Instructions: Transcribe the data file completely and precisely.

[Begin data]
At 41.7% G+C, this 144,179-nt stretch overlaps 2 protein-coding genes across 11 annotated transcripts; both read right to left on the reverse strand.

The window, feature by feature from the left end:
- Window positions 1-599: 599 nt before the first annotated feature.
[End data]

At 41.7% G+C, this 144,179-nt stretch overlaps 2 protein-coding genes across 11 annotated transcripts; both read right to left on the reverse strand.

The window, feature by feature from the left end:
- Window positions 1-599: 599 nt before the first annotated feature.